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My aesthetic is made up of two warring personas—one creative, one practical.
Creative Lindsey spends a lot of time shopping online, dreaming of the incredible outfits she’ll concoct and the Instagrams she’ll inevitably take in them. Practical Lindsey offers a dose of reality; she prioritizes sleeping over the time-intensive process of getting ready every morning, and resents the notion of posing over and over (and over) again for the sake of an ephemeral social media post.
The result is something of a compromise. Some days I wear makeup, some days I don’t. I usually try to do something with my hair—either washing it so that it falls into a nice wave, or braiding it when it doesn’t cooperate. And my outfits tend to be fashion-forward enough to demonstrate care, but not so fashion-forward that they’d warrant the attention of a street-style photographer.
In other words, there’s some kind of middle ground in this dichotomy, and I manage to find it. Except when it comes to hats.
Hats are, for lack of a better term, a mood. When you wear a hat, you’re telling the world: I put effort into this outfit, and I know I look fucking great. Hats project thought, care, intention and confidence all at once. And the kind of person who wears a hat is (almost always) the kind of person who manages to wake up early and assemble a thoughtfully curated ensemble every single day.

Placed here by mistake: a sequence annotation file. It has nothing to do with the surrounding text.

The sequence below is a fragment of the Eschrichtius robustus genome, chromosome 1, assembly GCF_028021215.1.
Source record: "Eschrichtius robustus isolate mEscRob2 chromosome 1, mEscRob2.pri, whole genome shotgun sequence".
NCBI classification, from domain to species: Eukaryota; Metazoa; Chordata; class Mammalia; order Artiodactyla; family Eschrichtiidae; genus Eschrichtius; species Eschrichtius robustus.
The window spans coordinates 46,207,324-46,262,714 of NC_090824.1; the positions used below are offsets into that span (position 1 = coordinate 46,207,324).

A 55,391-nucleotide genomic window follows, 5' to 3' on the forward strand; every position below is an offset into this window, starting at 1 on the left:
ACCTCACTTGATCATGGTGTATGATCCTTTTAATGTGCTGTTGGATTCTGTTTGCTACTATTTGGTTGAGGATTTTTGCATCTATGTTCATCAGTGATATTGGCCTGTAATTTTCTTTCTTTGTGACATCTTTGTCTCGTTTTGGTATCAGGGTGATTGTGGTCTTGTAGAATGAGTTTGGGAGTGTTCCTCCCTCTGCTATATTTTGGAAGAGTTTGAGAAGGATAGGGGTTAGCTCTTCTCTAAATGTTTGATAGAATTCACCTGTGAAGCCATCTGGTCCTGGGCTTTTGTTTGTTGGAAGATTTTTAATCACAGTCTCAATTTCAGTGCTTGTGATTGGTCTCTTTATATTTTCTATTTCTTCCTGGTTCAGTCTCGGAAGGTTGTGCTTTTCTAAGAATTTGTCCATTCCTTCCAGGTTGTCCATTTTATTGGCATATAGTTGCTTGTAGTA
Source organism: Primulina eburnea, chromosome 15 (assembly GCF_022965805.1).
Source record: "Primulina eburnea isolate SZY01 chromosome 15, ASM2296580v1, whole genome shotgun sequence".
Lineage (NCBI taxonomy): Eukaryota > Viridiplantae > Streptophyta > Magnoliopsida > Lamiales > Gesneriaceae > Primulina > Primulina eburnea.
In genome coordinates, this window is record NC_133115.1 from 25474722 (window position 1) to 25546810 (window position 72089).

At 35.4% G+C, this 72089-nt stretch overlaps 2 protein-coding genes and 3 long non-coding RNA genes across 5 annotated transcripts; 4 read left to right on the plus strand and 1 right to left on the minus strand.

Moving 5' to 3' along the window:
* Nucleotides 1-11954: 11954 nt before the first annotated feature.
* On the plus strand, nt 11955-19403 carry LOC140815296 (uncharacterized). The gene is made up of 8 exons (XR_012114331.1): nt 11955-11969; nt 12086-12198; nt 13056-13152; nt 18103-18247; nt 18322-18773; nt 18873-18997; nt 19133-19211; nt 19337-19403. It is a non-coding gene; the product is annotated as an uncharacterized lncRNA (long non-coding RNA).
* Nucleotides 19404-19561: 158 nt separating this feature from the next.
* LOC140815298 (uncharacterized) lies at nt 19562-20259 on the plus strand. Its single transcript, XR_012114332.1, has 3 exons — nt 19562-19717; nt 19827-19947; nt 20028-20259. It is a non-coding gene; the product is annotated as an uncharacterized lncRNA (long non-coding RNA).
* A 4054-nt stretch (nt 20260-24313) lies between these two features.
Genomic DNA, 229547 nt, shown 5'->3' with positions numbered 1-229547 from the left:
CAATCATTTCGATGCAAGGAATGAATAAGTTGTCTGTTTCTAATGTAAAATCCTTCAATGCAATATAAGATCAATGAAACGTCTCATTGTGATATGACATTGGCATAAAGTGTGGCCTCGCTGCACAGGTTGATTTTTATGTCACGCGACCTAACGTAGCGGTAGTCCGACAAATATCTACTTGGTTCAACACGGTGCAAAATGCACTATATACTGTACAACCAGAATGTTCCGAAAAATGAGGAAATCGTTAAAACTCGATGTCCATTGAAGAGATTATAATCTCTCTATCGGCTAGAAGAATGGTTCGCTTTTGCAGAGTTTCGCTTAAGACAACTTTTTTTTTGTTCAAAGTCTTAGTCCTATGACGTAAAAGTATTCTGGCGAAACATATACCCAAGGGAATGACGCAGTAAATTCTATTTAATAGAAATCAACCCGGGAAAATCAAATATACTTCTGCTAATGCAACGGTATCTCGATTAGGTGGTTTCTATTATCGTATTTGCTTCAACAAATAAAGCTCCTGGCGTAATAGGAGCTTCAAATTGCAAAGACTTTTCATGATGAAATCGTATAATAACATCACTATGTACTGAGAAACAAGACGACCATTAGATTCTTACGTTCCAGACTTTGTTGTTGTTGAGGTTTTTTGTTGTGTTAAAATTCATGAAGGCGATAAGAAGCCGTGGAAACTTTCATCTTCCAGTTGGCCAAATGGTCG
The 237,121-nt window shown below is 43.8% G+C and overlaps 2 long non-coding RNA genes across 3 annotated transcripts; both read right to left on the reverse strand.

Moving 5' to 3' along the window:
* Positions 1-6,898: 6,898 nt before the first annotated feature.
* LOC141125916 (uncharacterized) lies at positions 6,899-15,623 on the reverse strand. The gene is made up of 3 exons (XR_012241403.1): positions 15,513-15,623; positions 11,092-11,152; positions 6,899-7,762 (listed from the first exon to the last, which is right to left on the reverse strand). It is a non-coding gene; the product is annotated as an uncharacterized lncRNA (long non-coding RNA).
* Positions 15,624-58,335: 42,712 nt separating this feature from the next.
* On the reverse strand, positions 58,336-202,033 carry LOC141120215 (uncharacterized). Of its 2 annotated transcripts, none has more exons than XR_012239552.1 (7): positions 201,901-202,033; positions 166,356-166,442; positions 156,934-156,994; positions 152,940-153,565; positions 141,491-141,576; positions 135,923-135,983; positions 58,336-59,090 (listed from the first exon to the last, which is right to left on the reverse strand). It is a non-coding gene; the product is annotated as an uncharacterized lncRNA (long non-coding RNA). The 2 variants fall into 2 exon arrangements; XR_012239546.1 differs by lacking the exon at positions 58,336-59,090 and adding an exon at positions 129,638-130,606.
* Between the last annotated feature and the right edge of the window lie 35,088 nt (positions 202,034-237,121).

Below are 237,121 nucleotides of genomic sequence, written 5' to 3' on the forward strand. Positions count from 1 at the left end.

I am not a hat person. In fact, my entire aesthetic runs counter to what hats represent—well, the practical half of it does. The creative half loves hats. She dreams of wearing them—to the park, to parties, to the office. She even owns a few.
And this week, I indulged her. Much to the chagrin of my rational half, I challenged myself to wear a hat to the office. And to do it again and again and again—until I’d exhausted the four hats I had in my possession. My inner cynic told me I’d feel extra—maybe even embarrassed. Who did I think I was, anyway?
But I did it. And I documented every single day of my brief sartorial journey.
Day 1: Baker Boy Cap
The baker boy cap has emerged from the aughts (or wherever else it came from) to become one of 2018’s trendiest pieces. I’d never considered the accessory until Lack of Color kindly sent one my way (Riviera Cap, $99 at Lack of Color), and I immediately set to work on styling it.
The cap seemed like it’d complement an updo—which always looks better with drop earrings, which always pair well with straight necklines. So I threw together a black sweater, gold earrings and some wide-leg jeans. The volume in the jeans balanced out the volume of the hat (great, since they’re rendered in similar colorways).
The final product was a look that felt retro and contemporary at the same time, and I had a surprising amount of fun wearing it.
When I first got to the office, my desk-mate complimented me on the hat. I immediately replied, “Do you think it looks too extra? Like, who’s that bitch?” Her response: “I think it looks extra, but in a good way. Like, who’s that bitch? Not who’s that bitch?”